W3C home > Mailing lists > Public > public-webappsec@w3.org > October 2014

Re: [integrity] Different ways to associate integrity information

From: Brad Hill <hillbrad@gmail.com>
Date: Fri, 24 Oct 2014 10:40:00 -0700
Message-ID: <CAEeYn8innuRHXbtUp72DmFiXHimnwR63XfMaz3aZ_7uaHHmH5Q@mail.gmail.com>
To: Mike West <mkwst@google.com>
Cc: Mark Nottingham <mnot@mnot.net>, WebAppSec WG <public-webappsec@w3.org>
Mike: I think Mark is imaging a header delivered by the parent resource.

Mark: At that point, why not use a manifest
(https://w3c.github.io/manifest/) and find a way to add hashes there?
It seems that what you'd have to deliver over a header is pretty close
to that information set.

I've been trying to constrain the group's ambitions here (and Mike,
Joel, Dev and Freddy have been good at further constraining my own) on
this sort of thing.  I want to see if this approach is at all
interesting to a meaningful set of web publishers, and if it is
manageable by them.  Certainly SRI does introduce fragility.

I wonder if anyone really has the operational capacity to manage a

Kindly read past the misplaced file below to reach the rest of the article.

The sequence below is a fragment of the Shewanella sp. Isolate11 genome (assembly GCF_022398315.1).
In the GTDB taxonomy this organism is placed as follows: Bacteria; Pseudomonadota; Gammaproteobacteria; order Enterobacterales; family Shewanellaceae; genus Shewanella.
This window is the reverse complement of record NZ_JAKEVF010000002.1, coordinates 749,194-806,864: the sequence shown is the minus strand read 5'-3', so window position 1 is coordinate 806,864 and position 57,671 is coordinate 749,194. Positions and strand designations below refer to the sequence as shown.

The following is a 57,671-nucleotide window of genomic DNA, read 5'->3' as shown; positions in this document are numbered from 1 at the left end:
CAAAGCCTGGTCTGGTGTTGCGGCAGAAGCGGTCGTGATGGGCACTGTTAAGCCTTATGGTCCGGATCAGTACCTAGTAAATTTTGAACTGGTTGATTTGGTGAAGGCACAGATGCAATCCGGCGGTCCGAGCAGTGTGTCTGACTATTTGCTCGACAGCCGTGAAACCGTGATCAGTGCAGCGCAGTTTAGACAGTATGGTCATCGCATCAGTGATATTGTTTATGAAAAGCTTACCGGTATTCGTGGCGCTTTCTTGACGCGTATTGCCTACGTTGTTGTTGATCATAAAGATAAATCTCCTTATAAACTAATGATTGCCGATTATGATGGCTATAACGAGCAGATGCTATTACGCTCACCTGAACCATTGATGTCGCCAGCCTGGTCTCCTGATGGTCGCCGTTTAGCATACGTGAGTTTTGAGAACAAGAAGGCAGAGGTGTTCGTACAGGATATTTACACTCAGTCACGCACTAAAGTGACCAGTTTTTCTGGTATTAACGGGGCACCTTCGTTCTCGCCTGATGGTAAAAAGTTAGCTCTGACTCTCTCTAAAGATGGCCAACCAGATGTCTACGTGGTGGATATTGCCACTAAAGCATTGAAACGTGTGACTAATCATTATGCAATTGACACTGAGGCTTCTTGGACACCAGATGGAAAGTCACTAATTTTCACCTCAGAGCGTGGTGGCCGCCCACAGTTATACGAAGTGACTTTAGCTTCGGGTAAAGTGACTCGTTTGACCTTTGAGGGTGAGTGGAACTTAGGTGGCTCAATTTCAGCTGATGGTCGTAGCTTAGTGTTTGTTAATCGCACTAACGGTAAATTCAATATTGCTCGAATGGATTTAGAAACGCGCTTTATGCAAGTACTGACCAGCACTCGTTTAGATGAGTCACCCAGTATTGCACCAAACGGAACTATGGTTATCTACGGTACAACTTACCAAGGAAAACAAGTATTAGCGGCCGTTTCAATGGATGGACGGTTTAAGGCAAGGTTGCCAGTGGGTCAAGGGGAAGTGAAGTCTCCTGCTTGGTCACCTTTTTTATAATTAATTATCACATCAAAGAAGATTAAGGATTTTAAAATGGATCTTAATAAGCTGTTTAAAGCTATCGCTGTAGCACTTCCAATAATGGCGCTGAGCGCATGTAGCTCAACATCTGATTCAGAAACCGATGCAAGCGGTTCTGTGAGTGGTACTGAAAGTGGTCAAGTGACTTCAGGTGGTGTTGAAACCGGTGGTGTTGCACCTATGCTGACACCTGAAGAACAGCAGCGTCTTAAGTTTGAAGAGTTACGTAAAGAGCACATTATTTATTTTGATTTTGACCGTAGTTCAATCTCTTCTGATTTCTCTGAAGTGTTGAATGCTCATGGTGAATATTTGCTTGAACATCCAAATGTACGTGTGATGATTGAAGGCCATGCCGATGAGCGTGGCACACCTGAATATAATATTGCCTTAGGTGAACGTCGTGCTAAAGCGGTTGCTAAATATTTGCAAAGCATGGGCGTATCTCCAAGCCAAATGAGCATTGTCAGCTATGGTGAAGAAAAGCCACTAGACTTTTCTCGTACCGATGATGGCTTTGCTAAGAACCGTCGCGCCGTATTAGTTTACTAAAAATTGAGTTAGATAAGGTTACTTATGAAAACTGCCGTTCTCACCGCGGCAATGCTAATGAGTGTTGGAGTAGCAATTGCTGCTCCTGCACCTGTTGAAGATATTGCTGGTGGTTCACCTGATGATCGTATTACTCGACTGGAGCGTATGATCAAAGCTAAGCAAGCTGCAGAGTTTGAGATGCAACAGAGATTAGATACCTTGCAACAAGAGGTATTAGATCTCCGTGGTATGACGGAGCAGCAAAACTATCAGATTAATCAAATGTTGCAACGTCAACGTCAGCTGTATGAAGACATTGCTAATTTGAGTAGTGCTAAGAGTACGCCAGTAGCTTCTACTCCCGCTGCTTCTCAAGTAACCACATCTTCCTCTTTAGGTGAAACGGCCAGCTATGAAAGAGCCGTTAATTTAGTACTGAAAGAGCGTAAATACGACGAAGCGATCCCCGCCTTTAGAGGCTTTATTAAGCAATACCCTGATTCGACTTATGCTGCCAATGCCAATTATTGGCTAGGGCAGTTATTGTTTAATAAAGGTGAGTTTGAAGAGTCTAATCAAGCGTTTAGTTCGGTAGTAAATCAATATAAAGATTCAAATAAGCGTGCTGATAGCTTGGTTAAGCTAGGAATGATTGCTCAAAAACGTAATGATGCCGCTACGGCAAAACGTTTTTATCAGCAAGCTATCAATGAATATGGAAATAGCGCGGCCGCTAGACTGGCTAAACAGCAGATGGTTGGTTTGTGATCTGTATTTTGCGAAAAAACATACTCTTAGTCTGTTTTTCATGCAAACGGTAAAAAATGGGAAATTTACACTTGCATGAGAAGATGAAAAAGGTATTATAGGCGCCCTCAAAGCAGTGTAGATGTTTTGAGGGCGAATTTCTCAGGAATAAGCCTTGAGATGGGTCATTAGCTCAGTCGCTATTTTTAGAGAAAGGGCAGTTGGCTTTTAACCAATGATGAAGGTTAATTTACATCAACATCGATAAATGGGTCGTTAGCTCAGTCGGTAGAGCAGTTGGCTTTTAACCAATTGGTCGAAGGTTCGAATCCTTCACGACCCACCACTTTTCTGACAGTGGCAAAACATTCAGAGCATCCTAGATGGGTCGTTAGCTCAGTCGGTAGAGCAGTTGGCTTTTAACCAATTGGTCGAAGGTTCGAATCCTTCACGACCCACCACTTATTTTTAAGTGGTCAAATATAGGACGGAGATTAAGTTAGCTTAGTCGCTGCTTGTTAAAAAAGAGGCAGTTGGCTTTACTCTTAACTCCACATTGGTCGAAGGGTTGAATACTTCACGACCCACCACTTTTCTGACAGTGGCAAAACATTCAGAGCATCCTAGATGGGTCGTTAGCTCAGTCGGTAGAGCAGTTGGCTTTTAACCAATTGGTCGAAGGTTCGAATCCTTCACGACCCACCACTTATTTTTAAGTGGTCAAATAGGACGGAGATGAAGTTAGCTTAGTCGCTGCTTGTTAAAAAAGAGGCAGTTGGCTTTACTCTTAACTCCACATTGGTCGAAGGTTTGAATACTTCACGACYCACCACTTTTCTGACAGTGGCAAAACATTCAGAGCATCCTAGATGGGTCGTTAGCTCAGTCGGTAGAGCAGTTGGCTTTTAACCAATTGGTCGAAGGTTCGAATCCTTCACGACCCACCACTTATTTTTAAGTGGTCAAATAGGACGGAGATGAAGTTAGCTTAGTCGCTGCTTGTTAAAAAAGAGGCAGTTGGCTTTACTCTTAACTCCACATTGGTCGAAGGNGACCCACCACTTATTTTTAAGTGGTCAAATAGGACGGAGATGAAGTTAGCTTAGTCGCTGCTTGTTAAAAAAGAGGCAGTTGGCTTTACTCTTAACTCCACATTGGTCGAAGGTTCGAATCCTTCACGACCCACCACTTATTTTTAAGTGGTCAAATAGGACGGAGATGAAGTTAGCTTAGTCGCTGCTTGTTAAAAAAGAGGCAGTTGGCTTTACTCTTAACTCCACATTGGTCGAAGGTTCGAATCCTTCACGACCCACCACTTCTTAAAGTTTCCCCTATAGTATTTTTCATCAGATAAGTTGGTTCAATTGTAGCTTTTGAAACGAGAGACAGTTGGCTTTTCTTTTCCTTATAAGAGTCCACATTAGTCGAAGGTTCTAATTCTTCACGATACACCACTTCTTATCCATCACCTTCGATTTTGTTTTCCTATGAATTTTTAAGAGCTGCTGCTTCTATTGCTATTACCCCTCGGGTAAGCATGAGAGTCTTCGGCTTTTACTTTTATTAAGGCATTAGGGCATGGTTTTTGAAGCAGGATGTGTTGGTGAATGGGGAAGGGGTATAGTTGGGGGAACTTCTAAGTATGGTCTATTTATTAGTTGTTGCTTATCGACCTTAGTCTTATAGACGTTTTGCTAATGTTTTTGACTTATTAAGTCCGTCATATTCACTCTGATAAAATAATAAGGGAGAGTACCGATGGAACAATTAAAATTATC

manifest such as Mark proposes and still meaningfully vet that the
hashes are for authentic content?  A publisher could scrape their
subresources and update automatically, but then the protection
devolves to individually targeted attacks on the network, which HTTPS
should address - any malicious changes at the origin server, e.g. if
it was compromised, would be automatically propagated into the
manifest by such tooling.

So I think as a first step, it's best to address the easiest and
highest possible value cases first - large JS libraries, commonly
downloaded over CDNs, for which most resource authors already want
stable versioning independent of any security threats.  It's
serendipitous that this also happens to be use case where
content-addressable-caching could also provide a large benefit.

If we can make that work without horrible security and privacy
side-effects, and people use it and like it and it doesn't make the
web horribly brittle, then we can take the next baby steps.

The directions of those baby steps also can be guided by at least
three major motivations, which we should probably discuss as part of
our rechartering effort:

1) Decrease the performance and other costs associated with delivering
an all-secure web.  TLS is very cheap, but caching is still a big
deal, especially for people in remote locations living on very modest
means.  There are over 5 billion people with no internet connectivity
at all today, and these costs are meaningful to them.

2) Allow specification of applications build with web technologies and
possibly delivered over the web that are more concrete and verifiable,
perhaps with the intent of being able to grant more sensitive
permissions to such applications.  I think that the SysApps group and
work on app manifests that I pointed to above is important to consider
for any such efforts, and perhaps we should cultivate more formal
coordination on this front.